When Hunting, Patience Pays Off

Randi Rowlett

A recent attempt to hunt Merriam turkeys in South Dakota left us unsuccessful when some bad weather accompanied our arrival. After deboarding the plane, we immediately changed into our turkey gear and head out to the hills. I had 5 jakes come in 20 yards in front of me, being distracted by them I didn’t realize that the big gobbler had closed in so quickly.  I slowly took a look over my shoulder and I had a very nice tom walking up 10 yards behind me.  Unfortunately, we had no camera angle so I could not take the shot. The bird soon disappeared and the hunt continued on.

The next morning we arose at 0400, got us some breakfast and headed out to the Black Hills, which was a bit of a drive from the lodge.  It was 5 degrees and over a foot of snow in most of the terrain. It’s important to know what the birds are doing after flying down every morning. This can help you pattern the bird if you are not able to get him to fly down into your lap right off the roost or if he has a harem of hens at his beck and call. We put a bird to bed that night so we knew exactly where we were headed.  After hiking what seemed miles to get to this particular tree, I tried to save my energy as I was quickly wearing down in this fast pace traveling up and down the snowy hills.

I knew I wouldn’t have much time to gather my thoughts before the bird came out of the tree and I didn’t want to be overworked before it was game time.  Sweating profusely from the multiple layers I was wearing to keep warm, we found our tree.  I sat down and I scrambled to get situated.  The bird gobbled one time and I knew this was going to be my morning.  He wasn’t far away at all.  I got my gun ready and was waiting for his landing.  I heard his wings flap and watched him fly….all the way to the bottom of the hill that we just spent countless critical time hiking up.  Game over.

That evening we came up on a bird quickly and backed out on how to get good coverage in the nasty conditions that we were hunting in. The gobbler that is coming to your calls is going to want a fairly open area to travel through so he can strut and see well in the direction of your calls. Avoid areas with tangles and thick brush; this gives him just once more reason to hang up outside your shotgun or bow’s range. We closed in on some yardage and set up in a spot by a brush pile next to some open lanes.  We called and called as he talked back for what seemed like eternity yet the sounds weren’t getting closer.  When the sounds stopped for a long enough period to remember that I could no longer feel my toes, we decided it was time to relocate. By the time we reached our next destination we discovered the birds had already roosted well before their normal hours.  The bad weather and snowy conditions dint make out for the opportunity to take my first Merriam turkey.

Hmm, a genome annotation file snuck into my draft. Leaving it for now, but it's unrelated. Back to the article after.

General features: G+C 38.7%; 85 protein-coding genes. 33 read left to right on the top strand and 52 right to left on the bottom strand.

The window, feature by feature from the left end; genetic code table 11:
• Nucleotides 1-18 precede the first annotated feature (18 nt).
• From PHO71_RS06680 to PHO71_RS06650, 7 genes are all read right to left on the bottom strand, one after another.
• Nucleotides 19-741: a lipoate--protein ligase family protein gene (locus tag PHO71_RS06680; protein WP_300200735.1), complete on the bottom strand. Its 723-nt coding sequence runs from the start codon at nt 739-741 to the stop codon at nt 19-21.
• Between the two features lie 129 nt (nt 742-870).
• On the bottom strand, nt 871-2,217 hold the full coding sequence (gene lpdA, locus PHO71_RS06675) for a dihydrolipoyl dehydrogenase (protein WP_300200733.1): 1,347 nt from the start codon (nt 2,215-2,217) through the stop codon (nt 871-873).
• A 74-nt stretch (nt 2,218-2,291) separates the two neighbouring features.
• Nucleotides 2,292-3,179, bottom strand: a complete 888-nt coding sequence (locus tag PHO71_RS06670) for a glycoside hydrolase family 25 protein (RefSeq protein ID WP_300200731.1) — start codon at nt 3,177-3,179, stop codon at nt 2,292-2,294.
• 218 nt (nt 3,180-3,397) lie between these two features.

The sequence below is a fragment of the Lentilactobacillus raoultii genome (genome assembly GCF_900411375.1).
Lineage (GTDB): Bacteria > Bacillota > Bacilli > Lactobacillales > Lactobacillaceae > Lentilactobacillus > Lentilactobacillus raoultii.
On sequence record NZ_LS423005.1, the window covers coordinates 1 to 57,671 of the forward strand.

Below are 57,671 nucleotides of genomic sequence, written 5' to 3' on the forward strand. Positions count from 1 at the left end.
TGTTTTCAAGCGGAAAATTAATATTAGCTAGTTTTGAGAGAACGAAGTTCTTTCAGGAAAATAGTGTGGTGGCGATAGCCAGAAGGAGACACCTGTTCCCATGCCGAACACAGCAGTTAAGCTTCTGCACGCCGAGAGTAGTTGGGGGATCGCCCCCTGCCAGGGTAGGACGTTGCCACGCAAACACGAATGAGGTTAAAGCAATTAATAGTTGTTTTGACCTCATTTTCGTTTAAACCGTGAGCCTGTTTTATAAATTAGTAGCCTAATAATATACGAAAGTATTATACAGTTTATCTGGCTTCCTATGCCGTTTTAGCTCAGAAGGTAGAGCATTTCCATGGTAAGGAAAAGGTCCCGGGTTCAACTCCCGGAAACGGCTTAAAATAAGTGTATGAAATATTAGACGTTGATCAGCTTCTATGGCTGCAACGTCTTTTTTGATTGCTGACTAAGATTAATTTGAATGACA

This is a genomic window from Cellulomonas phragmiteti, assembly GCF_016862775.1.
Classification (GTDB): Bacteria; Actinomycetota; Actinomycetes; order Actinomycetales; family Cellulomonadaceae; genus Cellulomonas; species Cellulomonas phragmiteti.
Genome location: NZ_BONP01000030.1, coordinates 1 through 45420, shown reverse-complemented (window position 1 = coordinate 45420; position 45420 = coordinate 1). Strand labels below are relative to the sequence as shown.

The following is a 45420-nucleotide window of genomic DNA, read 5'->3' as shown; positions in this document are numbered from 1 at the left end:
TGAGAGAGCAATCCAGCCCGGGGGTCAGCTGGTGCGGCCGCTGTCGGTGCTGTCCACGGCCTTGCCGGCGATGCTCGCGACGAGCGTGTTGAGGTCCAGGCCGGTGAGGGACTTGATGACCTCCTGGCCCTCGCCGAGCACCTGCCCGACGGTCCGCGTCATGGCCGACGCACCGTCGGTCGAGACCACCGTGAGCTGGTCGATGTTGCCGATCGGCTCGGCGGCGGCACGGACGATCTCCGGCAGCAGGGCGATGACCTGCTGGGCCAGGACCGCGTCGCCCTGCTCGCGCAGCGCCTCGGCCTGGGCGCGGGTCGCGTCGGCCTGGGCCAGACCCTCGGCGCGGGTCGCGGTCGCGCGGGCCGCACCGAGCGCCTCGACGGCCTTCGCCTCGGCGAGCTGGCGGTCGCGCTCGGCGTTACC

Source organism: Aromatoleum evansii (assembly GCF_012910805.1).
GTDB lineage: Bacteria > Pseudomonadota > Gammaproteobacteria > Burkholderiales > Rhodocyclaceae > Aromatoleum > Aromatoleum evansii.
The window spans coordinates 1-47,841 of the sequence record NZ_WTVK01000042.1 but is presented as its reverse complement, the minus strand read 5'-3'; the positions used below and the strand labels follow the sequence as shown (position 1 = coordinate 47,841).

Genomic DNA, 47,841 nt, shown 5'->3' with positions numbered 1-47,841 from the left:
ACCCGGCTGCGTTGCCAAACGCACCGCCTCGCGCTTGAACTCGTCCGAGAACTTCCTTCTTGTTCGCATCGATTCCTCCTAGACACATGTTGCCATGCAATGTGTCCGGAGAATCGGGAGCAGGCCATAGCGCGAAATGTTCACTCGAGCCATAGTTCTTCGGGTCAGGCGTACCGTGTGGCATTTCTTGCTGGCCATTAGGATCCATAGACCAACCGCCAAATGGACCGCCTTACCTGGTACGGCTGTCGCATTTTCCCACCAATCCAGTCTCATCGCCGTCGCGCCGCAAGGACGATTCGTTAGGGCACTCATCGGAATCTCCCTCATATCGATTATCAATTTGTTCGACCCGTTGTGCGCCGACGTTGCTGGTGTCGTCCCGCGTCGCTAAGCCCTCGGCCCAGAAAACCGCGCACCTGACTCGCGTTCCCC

Two weeks later I decided to come back after the bad weather passed and give it one more try. I went back to the same location where I had a chance at Tom I saw on the first night of my previous trip to see if I could get a better set up. I brushed myself in with some pine trees when I heard some jakes nearby. I sat quietly and motionless as the jakes soon appeared in view. I could hear a doe blowing directly in front of me for what seemed like an hour until the jakes relocated and I was left alone. As soon as I relaxed and accepted that I was probably not going to see another turkey around that location I looked over my shoulder and saw the very same Tom quickly walking in and making his way to my shooting zone. I had about half a second to react and swing my gun up since this bird had caught me off guard. I fumbled to click the safety off and aim down the barrel.

Without any of the considerations that I promised myself I would go through before firing I had already pulled the trigger. I forgot to take the deep breath and slowly squeeze the trigger to prevent myself from jerking the gun up with my shot. I also forgot to consider how fast and frequently turkeys like to move their heads so to be sure that he was in a good position before shooting. I even forgot where I was aiming at the time of the shot all I know is after the shot I immediately reloaded another bullet so I could shoot since all those things that I forgot flooded my mind after impact. I watched the bird carefully and realized there was no need for another bullet. He was down instantly and did not move. Perfect shot, dead bird and I could not believe it all happened so fast. Words cannot explain how thankful I am to get the opportunity to harvest one of God’s beautiful and difficult creatures. It truly was and is an unforgettable experience and I had no intentions on giving up.

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About The Author
Randi Rowlett Attractive Female Hunter

Randi Rowlett

Bowhunting is what I love most, but of course anytime in the woods is a memory. From runnin' rabbits, shootin' squirrels, frog giggin' with my bow, or chasin' around whitetails & thunder chickens I always have a story to tell.


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